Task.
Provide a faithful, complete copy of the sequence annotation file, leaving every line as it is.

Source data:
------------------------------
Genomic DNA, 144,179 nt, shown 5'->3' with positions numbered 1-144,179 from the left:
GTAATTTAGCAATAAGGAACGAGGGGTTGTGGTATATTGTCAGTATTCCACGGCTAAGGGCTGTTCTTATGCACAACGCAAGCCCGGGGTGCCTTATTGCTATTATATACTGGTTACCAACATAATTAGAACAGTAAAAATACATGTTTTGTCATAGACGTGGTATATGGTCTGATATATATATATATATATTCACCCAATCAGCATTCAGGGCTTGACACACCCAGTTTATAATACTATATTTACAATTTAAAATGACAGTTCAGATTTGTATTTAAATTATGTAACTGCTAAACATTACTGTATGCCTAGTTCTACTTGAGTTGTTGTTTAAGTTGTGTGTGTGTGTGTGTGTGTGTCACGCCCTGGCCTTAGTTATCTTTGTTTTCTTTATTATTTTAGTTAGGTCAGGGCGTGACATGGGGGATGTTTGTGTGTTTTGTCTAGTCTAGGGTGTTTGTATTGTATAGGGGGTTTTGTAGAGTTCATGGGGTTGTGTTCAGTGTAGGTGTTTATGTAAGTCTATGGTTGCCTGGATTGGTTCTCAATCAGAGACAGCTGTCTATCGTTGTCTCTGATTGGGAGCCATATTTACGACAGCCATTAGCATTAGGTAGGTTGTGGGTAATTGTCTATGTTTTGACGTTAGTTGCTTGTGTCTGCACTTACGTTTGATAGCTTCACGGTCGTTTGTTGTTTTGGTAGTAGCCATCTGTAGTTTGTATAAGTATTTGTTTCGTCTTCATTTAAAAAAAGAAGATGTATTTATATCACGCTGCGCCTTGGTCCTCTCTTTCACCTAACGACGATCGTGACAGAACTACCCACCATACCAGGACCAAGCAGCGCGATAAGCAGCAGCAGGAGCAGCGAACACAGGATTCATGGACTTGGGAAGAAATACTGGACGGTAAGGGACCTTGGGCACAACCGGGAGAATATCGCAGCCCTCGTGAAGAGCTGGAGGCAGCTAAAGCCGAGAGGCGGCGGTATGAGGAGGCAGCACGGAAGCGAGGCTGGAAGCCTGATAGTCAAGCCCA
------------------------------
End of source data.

Genomic DNA, 144,179 nt, shown 5'->3' with positions numbered 1-144,179 from the left:
GTAATTTAGCAATAAGGAACGAGGGGTTGTGGTATATTGTCAGTATTCCACGGCTAAGGGCTGTTCTTATGCACAACGCAAGCCCGGGGTGCCTTATTGCTATTATATACTGGTTACCAACATAATTAGAACAGTAAAAATACATGTTTTGTCATAGACGTGGTATATGGTCTGATATATATATATATATATTCACCCAATCAGCATTCAGGGCTTGACACACCCAGTTTATAATACTATATTTACAATTTAAAATGACAGTTCAGATTTGTATTTAAATTATGTAACTGCTAAACATTACTGTATGCCTAGTTCTACTTGAGTTGTTGTTTAAGTTGTGTGTGTGTGTGTGTGTGTGTCACGCCCTGGCCTTAGTTATCTTTGTTTTCTTTATTATTTTAGTTAGGTCAGGGCGTGACATGGGGGATGTTTGTGTGTTTTGTCTAGTCTAGGGTGTTTGTATTGTATAGGGGGTTTTGTAGAGTTCATGGGGTTGTGTTCAGTGTAGGTGTTTATGTAAGTCTATGGTTGCCTGGATTGGTTCTCAATCAGAGACAGCTGTCTATCGTTGTCTCTGATTGGGAGCCATATTTACGACAGCCATTAGCATTAGGTAGGTTGTGGGTAATTGTCTATGTTTTGACGTTAGTTGCTTGTGTCTGCACTTACGTTTGATAGCTTCACGGTCGTTTGTTGTTTTGGTAGTAGCCATCTGTAGTTTGTATAAGTATTTGTTTCGTCTTCATTTAAAAAAAGAAGATGTATTTATATCACGCTGCGCCTTGGTCCTCTCTTTCACCTAACGACGATCGTGACAGAACTACCCACCATACCAGGACCAAGCAGCGCGATAAGCAGCAGCAGGAGCAGCGAACACAGGATTCATGGACTTGGGAAGAAATACTGGACGGTAAGGGACCTTGGGCACAACCGGGAGAATATCGCAGCCCTCGTGAAGAGCTGGAGGCAGCTAAAGCCGAGAGGCGGCGGTATGAGGAGGCAGCACGGAAGCGAGGCTGGAAGCCTGATAGTCAAGCCCA